Crazy Long Tables

You dip down Deep Lane and park in a grassy area with row crops just beyond. Kick down a dirt trail to reveal multiple tables by the farm stand, one with oysters being shucked, another with Channing Daughters wine being poured. A truck with a portable pizza oven is parked, and Bryan Futterman of Foody’s and Joe Realmuto of Nick & Toni’s are making fresh pies with local veggies, mushrooms and cheese. You stop, mingle, indulge and then keep walking the dirt road over a knoll, and in front of you is an apple orchard with a white-clothed table set for 175. It is breathtaking. There are paper lanterns strewn from the trees and a stage for a band to play. Flowers and pickled vegetables from the farm adorn the table. It is magical. You have found yourself “at the common table” at Quail Hill Farm in Amagansett.

Over the last decade or so, we have found ourselves sitting at these crazy long tables in the middle of a field or farm or park more than two dozen times. These are bucolic, romantic and celebratory dinners that bring together local chefs, farms, wineries, fishermen and others to highlight, honor and praise the bounty of a specific community. We are lucky, our community attracts and supports these dinners often. We have participated in these feasts all over Long Island as well as the metro area. From EECO Farm in East Hampton to Queens Farm in New York City, Satur Farms in Cutchogue to a park on the Lower East Side. Each event is special, but the one described above stands out again and again. It has become our favorite event of the summer, and this year marked the 10th anniversary of the At the Common Table dinner at Quail Hill.

It must be said that much of the credit for these inspired fetes goes to Jim Denevan and his band of merry pranksters that put on the Outstanding in the Field dinners all over North America and now Europe. Channing Daughters participated in our first OITF in 2002 with the great chef Michael Anthony when he ran the kitchen at Stone Barns in Pocantico Hills.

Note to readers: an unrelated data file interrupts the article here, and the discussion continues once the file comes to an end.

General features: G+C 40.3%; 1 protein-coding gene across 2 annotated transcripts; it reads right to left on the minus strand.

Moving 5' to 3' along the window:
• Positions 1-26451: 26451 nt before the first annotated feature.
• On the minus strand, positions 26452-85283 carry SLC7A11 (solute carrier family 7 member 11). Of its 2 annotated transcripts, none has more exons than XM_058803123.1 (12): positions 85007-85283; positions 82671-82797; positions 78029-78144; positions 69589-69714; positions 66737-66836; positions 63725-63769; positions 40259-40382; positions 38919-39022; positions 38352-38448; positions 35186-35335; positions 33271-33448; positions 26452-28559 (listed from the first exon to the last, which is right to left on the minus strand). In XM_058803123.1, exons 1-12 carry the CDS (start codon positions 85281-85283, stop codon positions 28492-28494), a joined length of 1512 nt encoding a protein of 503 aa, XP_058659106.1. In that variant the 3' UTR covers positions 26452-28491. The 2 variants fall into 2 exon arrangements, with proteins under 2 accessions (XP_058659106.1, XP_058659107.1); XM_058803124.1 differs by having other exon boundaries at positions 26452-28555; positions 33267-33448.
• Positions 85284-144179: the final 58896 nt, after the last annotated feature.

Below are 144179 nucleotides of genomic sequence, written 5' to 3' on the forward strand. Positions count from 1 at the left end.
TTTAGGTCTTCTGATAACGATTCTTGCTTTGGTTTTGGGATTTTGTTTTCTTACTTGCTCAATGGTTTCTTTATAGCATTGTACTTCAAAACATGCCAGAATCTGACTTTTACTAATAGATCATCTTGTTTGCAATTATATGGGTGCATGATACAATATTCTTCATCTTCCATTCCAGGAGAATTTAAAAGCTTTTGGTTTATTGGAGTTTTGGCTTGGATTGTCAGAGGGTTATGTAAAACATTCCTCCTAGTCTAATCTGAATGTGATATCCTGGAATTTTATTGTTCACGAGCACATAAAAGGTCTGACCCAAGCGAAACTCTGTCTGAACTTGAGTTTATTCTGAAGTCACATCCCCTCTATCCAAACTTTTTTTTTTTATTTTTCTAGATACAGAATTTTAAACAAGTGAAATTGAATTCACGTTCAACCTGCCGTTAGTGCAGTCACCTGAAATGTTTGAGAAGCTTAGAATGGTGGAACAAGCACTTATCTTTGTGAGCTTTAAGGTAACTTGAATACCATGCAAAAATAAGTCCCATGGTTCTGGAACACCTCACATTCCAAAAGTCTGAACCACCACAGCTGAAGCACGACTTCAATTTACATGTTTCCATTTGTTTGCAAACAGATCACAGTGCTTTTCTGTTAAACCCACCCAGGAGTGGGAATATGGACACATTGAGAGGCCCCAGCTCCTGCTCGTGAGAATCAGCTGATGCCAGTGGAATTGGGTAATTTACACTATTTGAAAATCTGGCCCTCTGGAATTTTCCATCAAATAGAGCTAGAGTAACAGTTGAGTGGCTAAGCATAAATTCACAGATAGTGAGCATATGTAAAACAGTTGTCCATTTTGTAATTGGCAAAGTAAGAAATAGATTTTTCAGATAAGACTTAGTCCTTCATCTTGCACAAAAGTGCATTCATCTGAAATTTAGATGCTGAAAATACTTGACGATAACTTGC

As we all descended on the table, we were treated with a local feast to die for, prepared by Jason Weiner of Almond, Joe and Bryan as well as Laura Donnelly and Jeff Schwarz. A barrage of food hit the tables: warm duck salad with beets, sumac, almonds and grilled peaches (Jason); steamed mussels with potatoes and saffron (Joe); striped bass over tabbouleh (Joe); charred lacinato kale salad (Jeff); baby heirloom tomato salad (Jeff); twice-cooked fingerling potatoes with smoked paprika aioli (Jeff); salsa verde (Jason); roasted pepper salad (Joe); vegan tagine (Bryan); and rice pudding (Laura). It was, in the best way, intoxicating.

What makes this dinner so special is that it is truly a locals’ event. Often the guests come from far and wide, but At The Common Table is only open to Quail Hill CSA members. It is also a benefit for the cherished local organization the Peconic Land Trust, which celebrated its 30th anniversary this year and without which Quail Hill and many local farms would not exist. The community feel is confirmed each year when Scott Chaskey, our fearless farm leader, climbs the orchard ladder and recites poetry. The year, Realmuto climbed the ladder to add a few verses about the new community-supported fishery, Dock to Dish, which supplied the striped bass moments before it was cooked by the brigade. A brilliant moon rose over the farm, a band played music in the orchard, wine flowed and the magic of breaking bread together, eating and indulging in our community was life affirming.

To find out for yourself, sit in a field and eat, pour wine and cheer with someone you have never met, watch the sun set over the crops that provided the fresh food on your plate, celebrate the local bounty wherever you find yourself. In this fast world there are few and far between truly slow food moments like these.

James Christopher Tracy is the winemaker and a partner at Channing Daughters Winery in Bridgehampton.